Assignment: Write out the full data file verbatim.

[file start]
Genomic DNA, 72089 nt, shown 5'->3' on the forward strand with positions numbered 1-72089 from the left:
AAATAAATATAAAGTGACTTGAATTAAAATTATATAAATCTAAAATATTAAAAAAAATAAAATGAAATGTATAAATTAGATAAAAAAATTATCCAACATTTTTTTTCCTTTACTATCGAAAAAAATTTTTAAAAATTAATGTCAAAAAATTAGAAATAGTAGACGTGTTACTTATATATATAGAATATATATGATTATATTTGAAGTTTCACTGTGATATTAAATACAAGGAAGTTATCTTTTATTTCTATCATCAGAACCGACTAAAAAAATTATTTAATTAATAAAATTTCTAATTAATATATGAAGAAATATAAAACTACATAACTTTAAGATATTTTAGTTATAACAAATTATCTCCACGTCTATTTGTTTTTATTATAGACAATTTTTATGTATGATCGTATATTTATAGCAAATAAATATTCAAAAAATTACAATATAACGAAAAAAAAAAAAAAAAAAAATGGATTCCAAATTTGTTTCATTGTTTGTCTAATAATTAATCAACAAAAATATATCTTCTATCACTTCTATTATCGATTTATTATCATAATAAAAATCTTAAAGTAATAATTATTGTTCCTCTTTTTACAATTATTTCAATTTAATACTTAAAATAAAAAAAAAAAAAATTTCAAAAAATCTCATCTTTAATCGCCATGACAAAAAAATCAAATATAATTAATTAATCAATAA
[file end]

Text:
Genomic DNA, 72089 nt, shown 5'->3' on the forward strand with positions numbered 1-72089 from the left:
AAATAAATATAAAGTGACTTGAATTAAAATTATATAAATCTAAAATATTAAAAAAAATAAAATGAAATGTATAAATTAGATAAAAAAATTATCCAACATTTTTTTTCCTTTACTATCGAAAAAAATTTTTAAAAATTAATGTCAAAAAATTAGAAATAGTAGACGTGTTACTTATATATATAGAATATATATGATTATATTTGAAGTTTCACTGTGATATTAAATACAAGGAAGTTATCTTTTATTTCTATCATCAGAACCGACTAAAAAAATTATTTAATTAATAAAATTTCTAATTAATATATGAAGAAATATAAAACTACATAACTTTAAGATATTTTAGTTATAACAAATTATCTCCACGTCTATTTGTTTTTATTATAGACAATTTTTATGTATGATCGTATATTTATAGCAAATAAATATTCAAAAAATTACAATATAACGAAAAAAAAAAAAAAAAAAAATGGATTCCAAATTTGTTTCATTGTTTGTCTAATAATTAATCAACAAAAATATATCTTCTATCACTTCTATTATCGATTTATTATCATAATAAAAATCTTAAAGTAATAATTATTGTTCCTCTTTTTACAATTATTTCAATTTAATACTTAAAATAAAAAAAAAAAAAATTTCAAAAAATCTCATCTTTAATCGCCATGACAAAAAAATCAAATATAATTAATTAATCAATAA